It was so refreshing to see the Ten Tors Orchestra back doing what they do naturally, with their programme of absolute classical bonbons, under conductor Simon Ible.
Opening with Beethoven’s imposing Egmont Overture, the orchestra, led by Malcolm Latchem, quickly settled to give a powerful reading, distinguished by some fine woodwind work, and a coda taken at an exceptional pace.
Romanian-born pianist Florian Mitrea, inset, had already appeared with the orchestra on their 2011 short tour to Bucharest, playing Mozart’s Little A major Concerto, so the choice of the composer’s more demanding companion work, K 488, was ideal.
Florian played with confidence throughout, with the neatest articulation in the rapid passage-work, and a great sense of space in the glorious slow movement.
His skilfully-managed dynamic range ensured that the full-size concert-grand never overwhelmed the orchestra, and his occasional extra ornamentation added a little touch of individuality to the proceedings.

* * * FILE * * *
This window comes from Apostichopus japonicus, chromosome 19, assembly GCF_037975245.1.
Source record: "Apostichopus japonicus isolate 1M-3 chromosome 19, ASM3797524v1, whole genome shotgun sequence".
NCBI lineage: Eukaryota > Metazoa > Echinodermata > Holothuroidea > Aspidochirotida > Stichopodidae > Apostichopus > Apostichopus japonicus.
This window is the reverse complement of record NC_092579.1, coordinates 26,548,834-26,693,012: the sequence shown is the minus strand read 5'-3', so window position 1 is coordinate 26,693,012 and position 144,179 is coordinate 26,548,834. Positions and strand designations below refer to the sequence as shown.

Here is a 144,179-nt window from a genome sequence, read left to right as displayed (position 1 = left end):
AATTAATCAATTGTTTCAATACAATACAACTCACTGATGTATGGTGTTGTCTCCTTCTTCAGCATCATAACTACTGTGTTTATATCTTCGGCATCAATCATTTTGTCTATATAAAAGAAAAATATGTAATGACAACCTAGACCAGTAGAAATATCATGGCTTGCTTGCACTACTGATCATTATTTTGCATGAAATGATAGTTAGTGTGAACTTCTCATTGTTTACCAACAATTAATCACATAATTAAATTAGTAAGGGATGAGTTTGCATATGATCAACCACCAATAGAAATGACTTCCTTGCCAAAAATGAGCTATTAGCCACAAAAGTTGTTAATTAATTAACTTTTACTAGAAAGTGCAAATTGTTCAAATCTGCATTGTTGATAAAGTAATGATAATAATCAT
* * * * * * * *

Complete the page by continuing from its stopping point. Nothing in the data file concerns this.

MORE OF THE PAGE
Opening the finale at a very bright tempo, he maintained a virtually perfect ensemble with the orchestra, despite the difficulties for some of the wind players, whose view and hearing were clearly obstructed by the piano lid.
If the concerto had been the overall highlight, the performance of Beethoven’s Eroica Symphony came in neck-and-neck.
With the slightly enlarged instrumental resources on hand, this was certainly the best playing heard from the orchestra for some time, and watching everyone have a real ball in the finale was the icing on the cake – surely what music-making is really all about.
PHILIP R BUTTALL